Good Enough To Get Better

This is an essay about knowledge transfer — teaching, learning and competence.

The “goal” of learning

I have always been passionate about learning, about discovering new things and explaining them first to myself and then to others. I believe education, as in providing people with skills and knowledge that gives them more and better options in life, to be among the most efficient social betterment tools available.

Over the years I have learned and found myself teaching several niche skills, like practicing a #ketogenic way of life, programming Ruby (on Rails) and playing chess.
Learning about keto directs my choice of food in a scientific manner and helps me avoid health problems. I will never reach a stage where I “know keto”, it’s an ongoing process.
Learning about programming helps me be more productive and happy at my job — by learning I can get more done by doing less. I will never reach a stage where I “know programming”, it’s an ongoing process.
Learning about chess helps me make better moves and put the hurt on opponents. I will never reach a stage where I “know chess”, it’s an ongoing process.

In retrospect, there is a crucial difference between the “goal” of learning either of these things and skills I obtained in school. The difference lies in the answer to the question “what do I want to be able to do once I learn this skill?”. In the case of the recent trio, the answer is, in essence, “I want to be able to solve problems (better)”. However, of the things I learned in school, I can not say this.
The purpose of learning to read — to know how to read.
The purpose of learning math — to know math.
The purpose of learning history — to know history.

Looking back on my education, both formal and informal, as well as my own teaching efforts, I have come to a realization that the most efficient outcome of learning is reaching a stage where any further learning can be achieved on one’s own, without any additional “teaching”. Furthermore, this state ought also be full of not only possibility, but desire to learn more.

I believe that optimizing for this would yield a society that is far more intellectually robust and capable of greater ingenuity and discovery. Optimizing for such learning outcomes would also require a considerable re-think in terms of formal education.

The basis of this bootstrapping education would be formed from two tiers of skills:

  1. Understanding and living efficaciously in the world of the present.
  2. Having bold ideas about life in the future.

The bootstrap education

Recently I was considering how I would go about teaching chess to an adult who has never played the game.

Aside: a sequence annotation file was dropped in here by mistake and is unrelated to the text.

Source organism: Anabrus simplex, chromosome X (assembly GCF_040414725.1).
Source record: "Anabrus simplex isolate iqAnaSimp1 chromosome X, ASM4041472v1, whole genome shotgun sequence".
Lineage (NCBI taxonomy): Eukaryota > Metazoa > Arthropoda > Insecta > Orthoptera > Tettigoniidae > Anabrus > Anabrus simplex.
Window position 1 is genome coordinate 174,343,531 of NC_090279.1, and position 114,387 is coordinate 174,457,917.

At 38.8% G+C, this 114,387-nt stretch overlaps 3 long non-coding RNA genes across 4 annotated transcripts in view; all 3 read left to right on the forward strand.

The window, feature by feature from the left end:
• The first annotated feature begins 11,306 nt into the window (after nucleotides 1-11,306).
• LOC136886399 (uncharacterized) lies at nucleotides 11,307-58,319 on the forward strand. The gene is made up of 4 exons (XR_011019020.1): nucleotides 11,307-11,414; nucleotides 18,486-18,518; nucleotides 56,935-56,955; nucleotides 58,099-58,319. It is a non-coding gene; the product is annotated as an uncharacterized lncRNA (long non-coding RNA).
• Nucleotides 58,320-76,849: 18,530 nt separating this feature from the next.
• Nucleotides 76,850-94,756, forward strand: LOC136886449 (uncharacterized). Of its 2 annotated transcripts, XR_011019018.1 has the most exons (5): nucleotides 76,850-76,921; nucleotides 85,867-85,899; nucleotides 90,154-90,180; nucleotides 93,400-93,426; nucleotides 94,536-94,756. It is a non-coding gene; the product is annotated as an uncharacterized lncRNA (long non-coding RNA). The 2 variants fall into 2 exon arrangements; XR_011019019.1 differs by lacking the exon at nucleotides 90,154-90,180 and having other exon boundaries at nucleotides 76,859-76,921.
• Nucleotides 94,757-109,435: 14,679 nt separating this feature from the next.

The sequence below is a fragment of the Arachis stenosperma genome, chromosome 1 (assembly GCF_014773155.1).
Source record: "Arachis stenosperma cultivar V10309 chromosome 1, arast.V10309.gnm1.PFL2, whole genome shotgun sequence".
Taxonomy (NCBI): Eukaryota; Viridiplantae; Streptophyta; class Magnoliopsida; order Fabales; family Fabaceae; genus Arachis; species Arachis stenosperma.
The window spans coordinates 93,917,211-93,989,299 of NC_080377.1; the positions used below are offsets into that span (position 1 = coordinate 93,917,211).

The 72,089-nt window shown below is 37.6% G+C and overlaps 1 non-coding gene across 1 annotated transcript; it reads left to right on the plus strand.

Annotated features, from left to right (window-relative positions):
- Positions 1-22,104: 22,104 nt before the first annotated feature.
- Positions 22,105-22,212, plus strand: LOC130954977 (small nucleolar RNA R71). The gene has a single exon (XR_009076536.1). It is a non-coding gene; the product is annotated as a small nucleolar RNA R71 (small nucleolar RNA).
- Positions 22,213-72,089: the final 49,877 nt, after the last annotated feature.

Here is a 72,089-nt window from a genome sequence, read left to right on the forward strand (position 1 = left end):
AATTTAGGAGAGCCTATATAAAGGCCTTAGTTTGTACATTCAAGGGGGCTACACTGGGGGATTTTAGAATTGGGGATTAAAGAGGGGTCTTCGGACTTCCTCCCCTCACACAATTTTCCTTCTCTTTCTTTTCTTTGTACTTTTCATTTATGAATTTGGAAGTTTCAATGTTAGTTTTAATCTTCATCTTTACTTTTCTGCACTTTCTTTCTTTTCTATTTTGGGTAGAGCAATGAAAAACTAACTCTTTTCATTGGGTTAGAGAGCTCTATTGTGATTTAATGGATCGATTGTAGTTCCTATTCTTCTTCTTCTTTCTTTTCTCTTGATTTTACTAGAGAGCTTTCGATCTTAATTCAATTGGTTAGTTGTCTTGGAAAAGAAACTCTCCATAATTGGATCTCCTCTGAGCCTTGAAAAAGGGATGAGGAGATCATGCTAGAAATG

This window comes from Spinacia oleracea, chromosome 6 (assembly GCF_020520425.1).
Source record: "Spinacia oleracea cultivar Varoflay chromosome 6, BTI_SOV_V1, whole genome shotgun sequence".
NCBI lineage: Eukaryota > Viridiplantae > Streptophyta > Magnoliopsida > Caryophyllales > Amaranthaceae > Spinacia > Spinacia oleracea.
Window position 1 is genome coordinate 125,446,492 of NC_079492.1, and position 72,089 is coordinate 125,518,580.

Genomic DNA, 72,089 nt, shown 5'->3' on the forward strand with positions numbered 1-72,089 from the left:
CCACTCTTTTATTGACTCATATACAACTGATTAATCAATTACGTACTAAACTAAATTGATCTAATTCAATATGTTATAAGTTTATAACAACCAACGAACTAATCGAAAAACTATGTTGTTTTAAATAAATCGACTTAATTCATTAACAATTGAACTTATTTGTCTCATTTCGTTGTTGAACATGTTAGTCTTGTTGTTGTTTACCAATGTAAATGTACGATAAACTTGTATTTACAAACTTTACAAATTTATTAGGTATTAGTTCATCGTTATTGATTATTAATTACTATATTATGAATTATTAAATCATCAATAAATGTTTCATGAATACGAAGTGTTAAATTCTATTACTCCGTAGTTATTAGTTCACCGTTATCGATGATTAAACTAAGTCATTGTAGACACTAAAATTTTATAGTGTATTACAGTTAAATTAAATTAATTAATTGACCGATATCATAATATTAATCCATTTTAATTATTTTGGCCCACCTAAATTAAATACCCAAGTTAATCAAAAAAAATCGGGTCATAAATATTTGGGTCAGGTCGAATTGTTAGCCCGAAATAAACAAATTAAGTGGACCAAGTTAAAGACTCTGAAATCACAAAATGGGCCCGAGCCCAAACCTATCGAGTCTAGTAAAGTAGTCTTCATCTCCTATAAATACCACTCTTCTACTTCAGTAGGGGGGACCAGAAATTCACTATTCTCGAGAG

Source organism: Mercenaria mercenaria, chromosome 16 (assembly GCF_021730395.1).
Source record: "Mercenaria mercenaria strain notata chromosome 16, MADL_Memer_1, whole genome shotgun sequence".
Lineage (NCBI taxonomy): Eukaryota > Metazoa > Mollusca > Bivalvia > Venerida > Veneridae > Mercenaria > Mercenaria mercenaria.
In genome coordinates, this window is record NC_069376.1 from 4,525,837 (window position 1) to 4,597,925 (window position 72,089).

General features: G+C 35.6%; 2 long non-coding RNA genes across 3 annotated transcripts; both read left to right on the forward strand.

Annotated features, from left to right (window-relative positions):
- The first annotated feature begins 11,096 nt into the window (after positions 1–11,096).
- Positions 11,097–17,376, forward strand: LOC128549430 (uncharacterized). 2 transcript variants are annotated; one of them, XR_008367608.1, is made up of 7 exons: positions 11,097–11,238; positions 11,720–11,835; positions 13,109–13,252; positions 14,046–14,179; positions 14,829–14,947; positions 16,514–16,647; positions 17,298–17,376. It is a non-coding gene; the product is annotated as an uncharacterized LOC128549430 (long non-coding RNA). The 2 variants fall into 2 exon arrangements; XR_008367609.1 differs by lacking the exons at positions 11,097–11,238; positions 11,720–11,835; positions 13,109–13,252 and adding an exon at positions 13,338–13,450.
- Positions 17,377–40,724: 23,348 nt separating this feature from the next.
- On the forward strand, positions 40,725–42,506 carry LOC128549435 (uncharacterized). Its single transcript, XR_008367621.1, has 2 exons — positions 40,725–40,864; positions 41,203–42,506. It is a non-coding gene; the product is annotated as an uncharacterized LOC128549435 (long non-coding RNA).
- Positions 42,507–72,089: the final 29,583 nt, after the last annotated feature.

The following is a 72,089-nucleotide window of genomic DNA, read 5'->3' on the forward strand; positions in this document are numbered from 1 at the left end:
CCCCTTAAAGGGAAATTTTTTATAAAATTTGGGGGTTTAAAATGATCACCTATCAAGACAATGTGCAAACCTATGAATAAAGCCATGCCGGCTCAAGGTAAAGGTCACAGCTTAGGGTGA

This is no trivial challenge. I would definitely have to explain how the pieces move, what the objective is, what the general rules are. That would enable my pupil to “play the game”, but, frankly, with such bare-bones instruction, their game would be poor and would not provide much enjoyment to anyone. And there is so much more to teach — algebraic notation to “read and write chess”, chess etiquette, openings and their tactical ideas, endgame strategy, tactics, pawn structure, position quality, material, using engines in analysis, etc. etc. What should dictate the priority of instruction?

It seems to me that an excellent strategy and goal for teaching chess could be to get my pupils good enough, so that they become even better after the tutoring is over.
That would mean the absolute essentials, but also some “chess fluency” skills like reading algebraic notation, analyzing a position and determining the most promising moves and the principles behind it, as well as providing inspiration to play chess, be it with igniting a pupil’s competitive spirit, or giving historical context of great characters in chess and their achievements.

We could structure general learning in a similar manner.
Teach reading, writing and math, yes. Teach critical thinking, general science, programming and health for that world literacy. Teach expecting the inevitable in technology and personal life for that bold future.

And, yes, absolutely teach programming. Recently there was the Please don’t learn to code VS Please do learn to code and the pro movement clearly has the upper hand, especially with the point that

Coding isn’t some niche skill. It really is “the new literacy.”

Please consider where you can become good enough to get better or help others get good enough to get better, go the extra mile and make a permanent change.

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